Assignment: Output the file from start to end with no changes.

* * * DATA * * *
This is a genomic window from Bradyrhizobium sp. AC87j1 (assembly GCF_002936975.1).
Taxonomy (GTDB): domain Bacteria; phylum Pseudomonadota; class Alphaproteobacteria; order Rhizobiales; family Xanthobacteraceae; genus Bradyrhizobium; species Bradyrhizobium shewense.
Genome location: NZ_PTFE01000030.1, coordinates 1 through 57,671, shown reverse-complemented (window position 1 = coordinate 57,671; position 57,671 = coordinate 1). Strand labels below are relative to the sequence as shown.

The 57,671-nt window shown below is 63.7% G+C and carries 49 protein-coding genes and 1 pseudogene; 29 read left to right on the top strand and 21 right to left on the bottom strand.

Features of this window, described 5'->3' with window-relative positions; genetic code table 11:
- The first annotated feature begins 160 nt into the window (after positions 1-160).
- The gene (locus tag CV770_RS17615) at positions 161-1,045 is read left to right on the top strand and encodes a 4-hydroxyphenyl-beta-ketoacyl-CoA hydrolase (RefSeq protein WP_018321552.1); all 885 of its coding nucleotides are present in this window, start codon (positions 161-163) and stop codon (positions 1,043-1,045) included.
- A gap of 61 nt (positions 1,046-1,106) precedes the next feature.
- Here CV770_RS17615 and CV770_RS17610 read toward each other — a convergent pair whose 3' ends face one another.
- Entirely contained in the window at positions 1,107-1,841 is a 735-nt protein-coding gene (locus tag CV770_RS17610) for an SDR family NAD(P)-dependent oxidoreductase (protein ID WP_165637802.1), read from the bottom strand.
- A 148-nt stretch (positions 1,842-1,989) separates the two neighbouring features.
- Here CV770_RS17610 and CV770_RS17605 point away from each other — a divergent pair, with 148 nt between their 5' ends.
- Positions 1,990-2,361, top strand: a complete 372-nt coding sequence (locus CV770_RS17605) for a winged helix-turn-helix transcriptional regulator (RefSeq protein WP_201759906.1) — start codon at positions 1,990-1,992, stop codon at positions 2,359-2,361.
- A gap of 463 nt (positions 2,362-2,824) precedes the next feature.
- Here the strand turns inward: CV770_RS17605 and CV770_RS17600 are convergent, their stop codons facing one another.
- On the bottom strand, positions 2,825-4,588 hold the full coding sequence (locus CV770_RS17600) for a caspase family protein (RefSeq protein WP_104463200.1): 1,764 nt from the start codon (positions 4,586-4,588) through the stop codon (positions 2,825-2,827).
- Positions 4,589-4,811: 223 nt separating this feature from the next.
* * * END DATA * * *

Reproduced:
This is a genomic window from Bradyrhizobium sp. AC87j1 (assembly GCF_002936975.1).
Taxonomy (GTDB): domain Bacteria; phylum Pseudomonadota; class Alphaproteobacteria; order Rhizobiales; family Xanthobacteraceae; genus Bradyrhizobium; species Bradyrhizobium shewense.
Genome location: NZ_PTFE01000030.1, coordinates 1 through 57,671, shown reverse-complemented (window position 1 = coordinate 57,671; position 57,671 = coordinate 1). Strand labels below are relative to the sequence as shown.

The 57,671-nt window shown below is 63.7% G+C and carries 49 protein-coding genes and 1 pseudogene; 29 read left to right on the top strand and 21 right to left on the bottom strand.

Features of this window, described 5'->3' with window-relative positions; genetic code table 11:
- The first annotated feature begins 160 nt into the window (after positions 1-160).
- The gene (locus tag CV770_RS17615) at positions 161-1,045 is read left to right on the top strand and encodes a 4-hydroxyphenyl-beta-ketoacyl-CoA hydrolase (RefSeq protein WP_018321552.1); all 885 of its coding nucleotides are present in this window, start codon (positions 161-163) and stop codon (positions 1,043-1,045) included.
- A gap of 61 nt (positions 1,046-1,106) precedes the next feature.
- Here CV770_RS17615 and CV770_RS17610 read toward each other — a convergent pair whose 3' ends face one another.
- Entirely contained in the window at positions 1,107-1,841 is a 735-nt protein-coding gene (locus tag CV770_RS17610) for an SDR family NAD(P)-dependent oxidoreductase (protein ID WP_165637802.1), read from the bottom strand.
- A 148-nt stretch (positions 1,842-1,989) separates the two neighbouring features.
- Here CV770_RS17610 and CV770_RS17605 point away from each other — a divergent pair, with 148 nt between their 5' ends.
- Positions 1,990-2,361, top strand: a complete 372-nt coding sequence (locus CV770_RS17605) for a winged helix-turn-helix transcriptional regulator (RefSeq protein WP_201759906.1) — start codon at positions 1,990-1,992, stop codon at positions 2,359-2,361.
- A gap of 463 nt (positions 2,362-2,824) precedes the next feature.
- Here the strand turns inward: CV770_RS17605 and CV770_RS17600 are convergent, their stop codons facing one another.
- On the bottom strand, positions 2,825-4,588 hold the full coding sequence (locus CV770_RS17600) for a caspase family protein (RefSeq protein WP_104463200.1): 1,764 nt from the start codon (positions 4,586-4,588) through the stop codon (positions 2,825-2,827).
- Positions 4,589-4,811: 223 nt separating this feature from the next.